In almost all cases the systemic lesion tended to be "benign" in the sense, we could have easily missed it, had we not looked for it.

The Kasturba General Hospital has about 640 patients of systemic tuber­culosis in the list of regular treatment, yet none (except one) had any ocular symptoms attributable to tuberculosis. However, it has to be admitted that they were not regularly checked by ophthalmologists. Only in one case, the patient who had come for pul­monary, tuberculosis had an eye com­plaint (phlyctenule) attributed to tuber­culosis.

The type of ocular lesions that were associated with systemic tuberculosis mostly were of phlyctenulosis. Thus, out of 42 cases of phlyctenulosis, 15 had systemic lesions, out of 17 of sclerosing keratitis, 11 had tuberculo­sis and out of 7 of recurrent vitreous haemorrhage, systemic lesions were found in 3. [Table - 1]. At least in these types of cases, it is a good plan to exclude the possibility of an active systemic focus. It is of interest to note that all the 4 progressive primary com­plex cases were associated with phly­ctenulosis, and 3 out of the 4 were of an age less than 5 years. In spite of all the talk about granulomatous and non-granulomatous iridocyclitis, we were able to demonstrate systemic ac­tive focus in only one case out of 31 of iridocyclitis.

Another feature of this work is the eye findings have led to the detection of 4 insufficiently and irregularly treated cases of systemic tuberculosis.

Lastly the choroidal tubercles which are supposed to have some diagnostic significance were not recorded in this series, showing thereby that its value as a diagnostic aid in systemic tuber­culosis is insignificant.[14]

 
  References Top

1.
AMSLER M. (1955). In A. SORBY'S "Modern Trends in Ophthalmology", third serial, Butterworth, London, p. 137.  Back to cited text no. 1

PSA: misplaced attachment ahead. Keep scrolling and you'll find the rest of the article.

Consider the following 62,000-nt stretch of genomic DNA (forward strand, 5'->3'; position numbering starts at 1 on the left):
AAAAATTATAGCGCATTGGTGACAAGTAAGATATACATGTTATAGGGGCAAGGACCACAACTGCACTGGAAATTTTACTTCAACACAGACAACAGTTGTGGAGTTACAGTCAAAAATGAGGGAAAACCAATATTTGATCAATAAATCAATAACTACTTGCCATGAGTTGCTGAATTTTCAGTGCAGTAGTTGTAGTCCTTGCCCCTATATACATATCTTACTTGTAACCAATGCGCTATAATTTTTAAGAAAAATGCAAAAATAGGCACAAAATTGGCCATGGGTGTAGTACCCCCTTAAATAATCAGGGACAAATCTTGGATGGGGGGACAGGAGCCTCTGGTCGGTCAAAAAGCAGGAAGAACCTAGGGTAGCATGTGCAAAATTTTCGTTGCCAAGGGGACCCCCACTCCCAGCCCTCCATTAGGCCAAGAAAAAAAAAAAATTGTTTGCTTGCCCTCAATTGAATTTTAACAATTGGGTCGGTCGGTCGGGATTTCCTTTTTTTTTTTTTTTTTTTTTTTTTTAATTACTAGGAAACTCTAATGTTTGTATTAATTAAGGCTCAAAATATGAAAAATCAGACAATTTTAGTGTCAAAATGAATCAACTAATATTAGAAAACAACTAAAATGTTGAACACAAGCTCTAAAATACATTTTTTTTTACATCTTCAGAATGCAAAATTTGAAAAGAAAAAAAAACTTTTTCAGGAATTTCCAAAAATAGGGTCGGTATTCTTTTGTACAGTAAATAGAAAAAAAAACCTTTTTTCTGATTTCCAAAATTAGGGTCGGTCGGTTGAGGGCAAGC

2.
AMSLER M. (1957), Acta Tuberc. Beig. 48, 89.  Back to cited text no. 2
    
3.
DUKE-ELDER S. W. (1965). System of Ophthalmology, Vol. VIII, part 2. Henry Kinpton, London, pp. 833, 1028.  Back to cited text no. 3
    
4.
FRITZ M. H., THYGESON P. and DURHAM D. G., (1951). Amer. J. Ophth. 34, 177.  Back to cited text no. 4
    
5.
KONTAS K. A. (1958). Ophthalmolo­gica, 135, 187.  Back to cited text no. 5
    
6.
LASCU F., GROSSU E. and NICU­LESCUM. (1956). Oftamologia (Buch­arest), 1, 31.  Back to cited text no. 6
    
7.
PACYNSKA JULIA (1957). Klinika Oczna 27, 259.  Back to cited text no. 7
    
8.
SIWE S. A. (1935) Acta Tubers. Scand. 8, 225.  Back to cited text no. 8
    
9.
SORSBY A. P. (1942). Brit. J. Ophthal. 26, 159 & 189.  Back to cited text no. 9
    
10.
SRINIVASA RAO R. N. and SHAN­KAR BRAT (1967) J. Indian Medical Assn. 48, 502.  Back to cited text no. 10
    
11.
THEODORE F. H. and SCHLOSS­MAN A. (1958). Ocular allergy. Wil­liams and Wilkins Co. Baltimore 281, 314, 340.  Back to cited text no. 11
    
12.
WEGNER W. and ZINTZ R. (1951). Klin, Mbl, Augenheilk 119, 350.  Back to cited text no. 12
    
13.
WERDENBERG E. (1938), Klin Mbl. Augenheilk 101, 641.  Back to cited text no. 13
    
14.
WOODS A. C. (1956), Endogenous Inflammations of Uveal Tract. Wil­liams & Wilkins, BALTIMORE, p. 340­-418.  Back to cited text no. 14
    


    Figures

  [Figure - 1], [Figure - 2], [Figure - 3], [Figure - 4]
 
 
    Tables

  [Table - 1]